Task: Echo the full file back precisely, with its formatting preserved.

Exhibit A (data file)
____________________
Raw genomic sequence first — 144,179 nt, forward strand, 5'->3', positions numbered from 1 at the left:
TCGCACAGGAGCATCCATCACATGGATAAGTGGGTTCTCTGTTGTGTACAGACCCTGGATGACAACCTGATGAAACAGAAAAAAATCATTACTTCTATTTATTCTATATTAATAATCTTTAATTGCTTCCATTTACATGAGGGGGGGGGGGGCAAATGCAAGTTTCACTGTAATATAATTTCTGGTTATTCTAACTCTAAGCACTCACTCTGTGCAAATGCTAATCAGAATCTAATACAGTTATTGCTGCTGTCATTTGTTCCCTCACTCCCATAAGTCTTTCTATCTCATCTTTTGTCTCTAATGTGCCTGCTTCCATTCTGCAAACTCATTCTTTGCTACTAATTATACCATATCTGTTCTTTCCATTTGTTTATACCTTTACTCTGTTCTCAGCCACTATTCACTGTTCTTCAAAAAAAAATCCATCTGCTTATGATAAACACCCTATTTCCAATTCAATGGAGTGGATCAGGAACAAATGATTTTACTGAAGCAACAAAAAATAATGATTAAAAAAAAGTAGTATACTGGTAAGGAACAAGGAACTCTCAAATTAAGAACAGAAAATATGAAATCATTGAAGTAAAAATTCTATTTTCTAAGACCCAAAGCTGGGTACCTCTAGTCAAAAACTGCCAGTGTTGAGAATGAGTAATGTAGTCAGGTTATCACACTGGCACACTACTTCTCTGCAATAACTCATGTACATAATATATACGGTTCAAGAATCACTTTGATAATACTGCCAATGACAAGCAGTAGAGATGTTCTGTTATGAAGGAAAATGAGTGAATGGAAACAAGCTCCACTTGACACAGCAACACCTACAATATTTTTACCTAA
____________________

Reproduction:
Raw genomic sequence first — 144,179 nt, forward strand, 5'->3', positions numbered from 1 at the left:
TCGCACAGGAGCATCCATCACATGGATAAGTGGGTTCTCTGTTGTGTACAGACCCTGGATGACAACCTGATGAAACAGAAAAAAATCATTACTTCTATTTATTCTATATTAATAATCTTTAATTGCTTCCATTTACATGAGGGGGGGGGGGGCAAATGCAAGTTTCACTGTAATATAATTTCTGGTTATTCTAACTCTAAGCACTCACTCTGTGCAAATGCTAATCAGAATCTAATACAGTTATTGCTGCTGTCATTTGTTCCCTCACTCCCATAAGTCTTTCTATCTCATCTTTTGTCTCTAATGTGCCTGCTTCCATTCTGCAAACTCATTCTTTGCTACTAATTATACCATATCTGTTCTTTCCATTTGTTTATACCTTTACTCTGTTCTCAGCCACTATTCACTGTTCTTCAAAAAAAAATCCATCTGCTTATGATAAACACCCTATTTCCAATTCAATGGAGTGGATCAGGAACAAATGATTTTACTGAAGCAACAAAAAATAATGATTAAAAAAAAGTAGTATACTGGTAAGGAACAAGGAACTCTCAAATTAAGAACAGAAAATATGAAATCATTGAAGTAAAAATTCTATTTTCTAAGACCCAAAGCTGGGTACCTCTAGTCAAAAACTGCCAGTGTTGAGAATGAGTAATGTAGTCAGGTTATCACACTGGCACACTACTTCTCTGCAATAACTCATGTACATAATATATACGGTTCAAGAATCACTTTGATAATACTGCCAATGACAAGCAGTAGAGATGTTCTGTTATGAAGGAAAATGAGTGAATGGAAACAAGCTCCACTTGACACAGCAACACCTACAATATTTTTACCTAA